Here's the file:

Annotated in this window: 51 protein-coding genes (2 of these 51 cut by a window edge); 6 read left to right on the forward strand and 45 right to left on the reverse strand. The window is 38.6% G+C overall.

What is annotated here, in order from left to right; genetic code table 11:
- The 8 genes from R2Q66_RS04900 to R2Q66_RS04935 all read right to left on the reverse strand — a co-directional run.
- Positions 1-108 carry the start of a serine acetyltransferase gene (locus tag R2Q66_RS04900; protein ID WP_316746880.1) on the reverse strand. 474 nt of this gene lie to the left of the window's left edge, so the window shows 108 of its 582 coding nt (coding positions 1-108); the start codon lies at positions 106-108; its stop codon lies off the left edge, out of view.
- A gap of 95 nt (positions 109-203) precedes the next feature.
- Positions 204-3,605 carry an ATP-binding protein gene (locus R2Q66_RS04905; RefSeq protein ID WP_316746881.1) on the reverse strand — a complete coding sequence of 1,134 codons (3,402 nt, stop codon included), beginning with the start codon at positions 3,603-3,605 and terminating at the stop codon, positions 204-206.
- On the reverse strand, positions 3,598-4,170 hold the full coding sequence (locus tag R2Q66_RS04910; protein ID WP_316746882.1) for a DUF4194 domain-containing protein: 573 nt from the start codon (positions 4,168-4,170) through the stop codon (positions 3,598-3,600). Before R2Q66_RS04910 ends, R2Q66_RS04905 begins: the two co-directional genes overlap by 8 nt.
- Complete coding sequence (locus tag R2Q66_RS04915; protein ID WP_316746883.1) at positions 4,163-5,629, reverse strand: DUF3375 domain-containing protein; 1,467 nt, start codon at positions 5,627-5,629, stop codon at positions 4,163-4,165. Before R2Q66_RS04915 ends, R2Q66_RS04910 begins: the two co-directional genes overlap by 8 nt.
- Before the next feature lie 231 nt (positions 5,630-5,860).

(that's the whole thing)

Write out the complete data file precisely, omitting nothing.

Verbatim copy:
Annotated in this window: 51 protein-coding genes (2 of these 51 cut by a window edge); 6 read left to right on the forward strand and 45 right to left on the reverse strand. The window is 38.6% G+C overall.

What is annotated here, in order from left to right; genetic code table 11:
- The 8 genes from R2Q66_RS04900 to R2Q66_RS04935 all read right to left on the reverse strand — a co-directional run.
- Positions 1-108 carry the start of a serine acetyltransferase gene (locus tag R2Q66_RS04900; protein ID WP_316746880.1) on the reverse strand. 474 nt of this gene lie to the left of the window's left edge, so the window shows 108 of its 582 coding nt (coding positions 1-108); the start codon lies at positions 106-108; its stop codon lies off the left edge, out of view.
- A gap of 95 nt (positions 109-203) precedes the next feature.
- Positions 204-3,605 carry an ATP-binding protein gene (locus R2Q66_RS04905; RefSeq protein ID WP_316746881.1) on the reverse strand — a complete coding sequence of 1,134 codons (3,402 nt, stop codon included), beginning with the start codon at positions 3,603-3,605 and terminating at the stop codon, positions 204-206.
- On the reverse strand, positions 3,598-4,170 hold the full coding sequence (locus tag R2Q66_RS04910; protein ID WP_316746882.1) for a DUF4194 domain-containing protein: 573 nt from the start codon (positions 4,168-4,170) through the stop codon (positions 3,598-3,600). Before R2Q66_RS04910 ends, R2Q66_RS04905 begins: the two co-directional genes overlap by 8 nt.
- Complete coding sequence (locus tag R2Q66_RS04915; protein ID WP_316746883.1) at positions 4,163-5,629, reverse strand: DUF3375 domain-containing protein; 1,467 nt, start codon at positions 5,627-5,629, stop codon at positions 4,163-4,165. Before R2Q66_RS04915 ends, R2Q66_RS04910 begins: the two co-directional genes overlap by 8 nt.
- Before the next feature lie 231 nt (positions 5,630-5,860).